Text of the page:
To turn the situation around and improve competitiveness, management decided to revise its product strategy – and also redefine the supporting industry and value chain strategy.
A cornerstone of the new industry and value chain strategy was a holistic approach, where the “recipes for success” in each market segment reflected backwards throughout the entire value chain.
This lead to the design and structuring of two distinct and different value chains:
One value chain was designed to deliver highly customized products, towards bigger customers who typically placed large but infrequent/irregular orders.
The second value chain was designed to deliver more standardized products and options, towards smaller customers who typically placed smaller orders on an annual cycle.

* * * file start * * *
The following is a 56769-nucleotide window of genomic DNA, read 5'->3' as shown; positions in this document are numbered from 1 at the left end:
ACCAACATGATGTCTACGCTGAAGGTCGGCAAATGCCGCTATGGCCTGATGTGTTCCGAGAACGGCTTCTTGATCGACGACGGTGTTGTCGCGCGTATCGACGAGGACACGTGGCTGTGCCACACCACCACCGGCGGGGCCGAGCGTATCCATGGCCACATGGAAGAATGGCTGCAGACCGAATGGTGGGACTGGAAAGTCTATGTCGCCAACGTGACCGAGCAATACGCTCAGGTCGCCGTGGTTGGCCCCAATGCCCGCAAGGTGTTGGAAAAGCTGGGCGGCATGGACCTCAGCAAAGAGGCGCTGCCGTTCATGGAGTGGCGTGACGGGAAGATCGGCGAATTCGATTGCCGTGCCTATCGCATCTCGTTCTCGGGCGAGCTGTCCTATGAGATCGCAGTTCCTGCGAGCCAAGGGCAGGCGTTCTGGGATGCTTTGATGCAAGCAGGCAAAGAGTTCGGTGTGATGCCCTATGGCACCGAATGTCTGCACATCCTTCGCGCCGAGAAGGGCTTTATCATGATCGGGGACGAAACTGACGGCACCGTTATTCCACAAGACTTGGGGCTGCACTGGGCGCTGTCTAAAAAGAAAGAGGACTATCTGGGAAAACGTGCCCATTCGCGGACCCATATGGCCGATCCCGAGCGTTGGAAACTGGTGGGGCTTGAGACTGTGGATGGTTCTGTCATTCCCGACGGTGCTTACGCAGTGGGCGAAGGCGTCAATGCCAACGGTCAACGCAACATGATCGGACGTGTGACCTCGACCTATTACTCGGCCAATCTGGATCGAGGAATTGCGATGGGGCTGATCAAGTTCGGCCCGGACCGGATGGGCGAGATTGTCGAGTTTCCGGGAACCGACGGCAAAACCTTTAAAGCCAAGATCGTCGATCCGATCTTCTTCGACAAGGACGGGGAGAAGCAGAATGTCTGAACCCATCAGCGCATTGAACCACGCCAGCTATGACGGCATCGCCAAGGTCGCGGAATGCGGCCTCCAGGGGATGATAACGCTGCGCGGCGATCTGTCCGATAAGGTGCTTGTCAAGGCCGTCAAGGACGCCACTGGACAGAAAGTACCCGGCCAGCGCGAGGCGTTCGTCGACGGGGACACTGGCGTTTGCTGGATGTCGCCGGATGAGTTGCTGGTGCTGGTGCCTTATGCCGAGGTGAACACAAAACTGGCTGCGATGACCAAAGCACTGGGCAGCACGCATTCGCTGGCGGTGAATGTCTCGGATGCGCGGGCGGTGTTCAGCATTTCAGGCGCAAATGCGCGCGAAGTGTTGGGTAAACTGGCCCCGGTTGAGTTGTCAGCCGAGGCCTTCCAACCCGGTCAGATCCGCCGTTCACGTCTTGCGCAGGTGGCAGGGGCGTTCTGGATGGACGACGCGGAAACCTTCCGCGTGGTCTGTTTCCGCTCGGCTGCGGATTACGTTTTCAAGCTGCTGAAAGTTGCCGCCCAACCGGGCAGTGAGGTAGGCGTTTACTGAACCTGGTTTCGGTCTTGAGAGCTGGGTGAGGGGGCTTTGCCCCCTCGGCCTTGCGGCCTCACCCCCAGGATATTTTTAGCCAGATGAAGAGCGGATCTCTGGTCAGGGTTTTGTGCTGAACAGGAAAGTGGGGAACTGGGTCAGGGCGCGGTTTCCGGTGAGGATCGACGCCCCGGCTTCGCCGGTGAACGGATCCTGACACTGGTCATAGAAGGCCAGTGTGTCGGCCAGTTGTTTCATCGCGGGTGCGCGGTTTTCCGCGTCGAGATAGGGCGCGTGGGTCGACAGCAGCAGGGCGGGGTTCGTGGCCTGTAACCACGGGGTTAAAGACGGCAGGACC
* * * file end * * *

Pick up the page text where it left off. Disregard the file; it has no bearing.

Functional strategies and goals were all aligned with the overall value chain strategy, affecting essentially all functions involved; sales, R&D/innovation, purchasing, manufacturing, logistics, sales and operations planning and aftermarket.
A complete organizational overhaul was made to support the realignment; in which functions were separated towards the two distinct value chains. Select subsets of functions were kept common across value chains in order to support synergy capture – where this did not conflict with the “recipes for success” per value chain.
To make the new strategy and organization operational, a new operating and governance model was also defined, where each value chain was given new process designs, roles and responsibilities, as well as performance goals and KPIs.